«China’s Rare Earth Elements Industry: What Can the West Learn? By Cindy Hurst March 2010 Institute for the Analysis of Global Security (IAGS) The ...»
China’s Rare Earth Elements Industry:
What Can the West Learn?
By Cindy Hurst
Institute for the Analysis of Global Security (IAGS)
The Institute for the Analysis of Global Security is a Washington based non-profit think
tank dedicated to research and public debate on issues related to energy security.
IAGS seeks to promote public awareness to the strong impact energy has on the world
economy and security and to the myriad of technological and policy solutions that could help nations strengthen their energy security.
WWW.IAGS.ORG Cindy Hurst is an analyst for the U.S. Army’s Foreign Military Studies Office, Fort Leavenworth, KS.
The views expressed in this report are those of the author and do not necessarily represent the official policy or position of the Department of the Army, Department of Defense, or the U.S. Government.
Introduction China controls approximately 97 percent of the world's rare earth element market. These elements, which are not widely known because they are so low on the production chain, are critical to hundreds of high tech applications, many of which define our modern way of life. Without rare earth elements, much of the world's modern technology would be vastly different and many applications would not be possible. For one thing, we would not have the advantage of smaller sized technology, such as the cell phone and laptop computer, without the use of rare earth elements. Rare earth elements are also essential for the defense industry and are found in cruise missiles, precision guided munitions, radar systems and reactive armor. They are also key to the emergence of green technology such as the new generation of wind powered turbines and plug-in hybrid vehicles, as well as to oil refineries, where they act as a catalyst. (Note: for more in-depth information on the specific uses of rare earth elements, refer to Appendix A).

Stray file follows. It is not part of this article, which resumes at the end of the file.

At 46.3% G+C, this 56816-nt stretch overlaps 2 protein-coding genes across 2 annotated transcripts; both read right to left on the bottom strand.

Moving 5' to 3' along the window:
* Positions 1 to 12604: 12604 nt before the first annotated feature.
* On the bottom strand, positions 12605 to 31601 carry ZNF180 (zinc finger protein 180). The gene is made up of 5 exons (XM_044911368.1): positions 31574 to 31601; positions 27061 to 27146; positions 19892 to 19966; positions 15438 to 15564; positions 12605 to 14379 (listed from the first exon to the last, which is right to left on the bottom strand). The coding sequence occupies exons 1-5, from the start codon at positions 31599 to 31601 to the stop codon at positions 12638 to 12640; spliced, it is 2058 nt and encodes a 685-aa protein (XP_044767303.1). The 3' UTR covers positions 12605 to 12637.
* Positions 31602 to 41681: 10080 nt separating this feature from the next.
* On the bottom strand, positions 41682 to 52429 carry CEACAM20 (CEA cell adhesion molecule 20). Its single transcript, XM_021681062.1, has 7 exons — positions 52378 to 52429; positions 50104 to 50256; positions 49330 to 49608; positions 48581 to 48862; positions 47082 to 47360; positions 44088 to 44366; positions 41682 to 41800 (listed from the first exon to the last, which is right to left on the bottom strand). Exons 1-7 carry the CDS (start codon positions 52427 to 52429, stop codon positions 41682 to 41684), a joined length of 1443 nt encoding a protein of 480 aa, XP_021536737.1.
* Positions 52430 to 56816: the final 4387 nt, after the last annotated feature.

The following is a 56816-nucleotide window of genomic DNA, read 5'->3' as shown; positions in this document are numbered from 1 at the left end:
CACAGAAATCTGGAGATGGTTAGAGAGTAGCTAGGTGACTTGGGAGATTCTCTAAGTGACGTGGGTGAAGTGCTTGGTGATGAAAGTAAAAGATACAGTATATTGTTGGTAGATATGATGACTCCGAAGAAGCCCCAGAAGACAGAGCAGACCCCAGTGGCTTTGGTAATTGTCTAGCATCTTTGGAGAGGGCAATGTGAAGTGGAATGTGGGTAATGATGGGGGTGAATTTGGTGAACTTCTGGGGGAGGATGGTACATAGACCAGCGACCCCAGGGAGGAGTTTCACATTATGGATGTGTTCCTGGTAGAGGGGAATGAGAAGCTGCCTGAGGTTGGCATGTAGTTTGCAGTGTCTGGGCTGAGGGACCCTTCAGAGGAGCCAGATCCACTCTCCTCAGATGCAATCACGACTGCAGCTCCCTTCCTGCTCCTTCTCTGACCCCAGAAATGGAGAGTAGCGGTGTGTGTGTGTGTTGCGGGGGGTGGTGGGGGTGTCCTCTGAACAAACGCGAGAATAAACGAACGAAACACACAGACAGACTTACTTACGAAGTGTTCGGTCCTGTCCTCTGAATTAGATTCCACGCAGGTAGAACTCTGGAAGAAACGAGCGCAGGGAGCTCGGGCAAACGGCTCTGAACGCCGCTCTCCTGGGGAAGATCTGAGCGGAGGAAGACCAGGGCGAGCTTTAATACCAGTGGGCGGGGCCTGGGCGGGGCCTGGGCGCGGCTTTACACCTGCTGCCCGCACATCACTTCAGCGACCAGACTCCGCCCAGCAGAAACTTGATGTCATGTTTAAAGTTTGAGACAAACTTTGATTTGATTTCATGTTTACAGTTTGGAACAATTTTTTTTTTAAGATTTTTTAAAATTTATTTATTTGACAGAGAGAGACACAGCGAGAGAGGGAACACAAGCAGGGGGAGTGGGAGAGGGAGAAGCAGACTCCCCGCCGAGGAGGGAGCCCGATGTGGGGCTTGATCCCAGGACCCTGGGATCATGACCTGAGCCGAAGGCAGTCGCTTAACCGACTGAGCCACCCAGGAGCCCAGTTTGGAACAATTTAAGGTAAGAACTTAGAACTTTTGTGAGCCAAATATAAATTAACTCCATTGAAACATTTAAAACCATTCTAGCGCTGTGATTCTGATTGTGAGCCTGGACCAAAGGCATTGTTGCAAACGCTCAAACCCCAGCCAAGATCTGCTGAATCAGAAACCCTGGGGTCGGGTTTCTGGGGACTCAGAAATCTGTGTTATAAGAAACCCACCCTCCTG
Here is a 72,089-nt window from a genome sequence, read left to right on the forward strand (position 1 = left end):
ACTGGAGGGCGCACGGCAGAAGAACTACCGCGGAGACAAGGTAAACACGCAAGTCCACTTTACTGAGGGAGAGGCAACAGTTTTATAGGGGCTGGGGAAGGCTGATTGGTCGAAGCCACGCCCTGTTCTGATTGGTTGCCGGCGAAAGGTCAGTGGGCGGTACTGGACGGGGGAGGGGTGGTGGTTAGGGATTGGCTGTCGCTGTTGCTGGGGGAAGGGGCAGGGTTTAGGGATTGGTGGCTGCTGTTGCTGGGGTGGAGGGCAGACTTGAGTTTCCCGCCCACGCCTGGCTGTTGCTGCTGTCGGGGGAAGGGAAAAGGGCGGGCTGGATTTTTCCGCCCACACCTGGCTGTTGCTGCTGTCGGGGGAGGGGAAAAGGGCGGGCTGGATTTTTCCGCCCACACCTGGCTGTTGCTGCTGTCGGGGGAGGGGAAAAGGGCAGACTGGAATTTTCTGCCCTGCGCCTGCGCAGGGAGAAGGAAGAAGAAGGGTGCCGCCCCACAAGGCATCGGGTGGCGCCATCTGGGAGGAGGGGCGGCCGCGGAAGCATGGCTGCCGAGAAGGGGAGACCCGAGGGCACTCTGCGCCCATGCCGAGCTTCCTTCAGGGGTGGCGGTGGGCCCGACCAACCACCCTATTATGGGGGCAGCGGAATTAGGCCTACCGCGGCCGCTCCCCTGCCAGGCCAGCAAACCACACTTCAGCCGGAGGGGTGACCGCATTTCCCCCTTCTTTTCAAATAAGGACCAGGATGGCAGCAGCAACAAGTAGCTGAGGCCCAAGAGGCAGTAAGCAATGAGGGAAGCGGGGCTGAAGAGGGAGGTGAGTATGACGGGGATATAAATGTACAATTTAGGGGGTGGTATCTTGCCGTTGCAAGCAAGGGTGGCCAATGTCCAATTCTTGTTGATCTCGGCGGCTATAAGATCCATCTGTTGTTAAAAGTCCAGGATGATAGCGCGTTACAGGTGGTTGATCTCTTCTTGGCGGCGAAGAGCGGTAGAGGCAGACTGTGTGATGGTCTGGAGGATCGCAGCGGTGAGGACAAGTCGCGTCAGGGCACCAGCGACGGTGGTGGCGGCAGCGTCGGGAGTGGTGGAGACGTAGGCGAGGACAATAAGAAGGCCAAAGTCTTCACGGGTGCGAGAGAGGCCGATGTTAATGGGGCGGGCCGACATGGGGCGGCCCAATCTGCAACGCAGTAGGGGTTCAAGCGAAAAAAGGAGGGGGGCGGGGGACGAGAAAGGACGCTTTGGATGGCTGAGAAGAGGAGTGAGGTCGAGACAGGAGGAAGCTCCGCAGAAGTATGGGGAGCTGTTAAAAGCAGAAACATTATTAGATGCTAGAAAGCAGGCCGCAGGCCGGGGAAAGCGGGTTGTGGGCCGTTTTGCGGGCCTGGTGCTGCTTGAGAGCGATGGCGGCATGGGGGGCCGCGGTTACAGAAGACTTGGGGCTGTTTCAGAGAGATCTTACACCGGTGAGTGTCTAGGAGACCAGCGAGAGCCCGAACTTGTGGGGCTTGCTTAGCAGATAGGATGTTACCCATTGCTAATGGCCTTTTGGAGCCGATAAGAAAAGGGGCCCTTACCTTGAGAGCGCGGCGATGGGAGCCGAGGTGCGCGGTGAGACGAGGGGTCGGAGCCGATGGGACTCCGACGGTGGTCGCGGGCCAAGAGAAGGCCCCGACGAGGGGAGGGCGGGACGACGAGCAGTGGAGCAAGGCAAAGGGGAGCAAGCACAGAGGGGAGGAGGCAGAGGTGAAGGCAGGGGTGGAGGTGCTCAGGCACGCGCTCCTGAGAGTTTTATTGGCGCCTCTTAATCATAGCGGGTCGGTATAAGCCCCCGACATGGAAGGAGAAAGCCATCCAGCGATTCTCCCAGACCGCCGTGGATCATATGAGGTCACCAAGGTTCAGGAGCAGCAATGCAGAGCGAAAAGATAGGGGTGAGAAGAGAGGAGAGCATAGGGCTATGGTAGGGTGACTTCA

Over the past few years, China has come under increasing scrutiny and criticism over its monopoly of the rare earth industry and for gradually reducing export quotas of these resources. However, China is faced with its own internal issues that, if not addressed, could soon stress the country's rare earth industry.
This paper is designed to give the reader a better understanding of what rare earth elements are and their importance to society in general and to U.S.
defense and energy policy in particular. It will also explore the history of rare earth elements and China's current monopoly of the industry, including possible repercussions and strategic implications if rare earth elements supply were to be disrupted.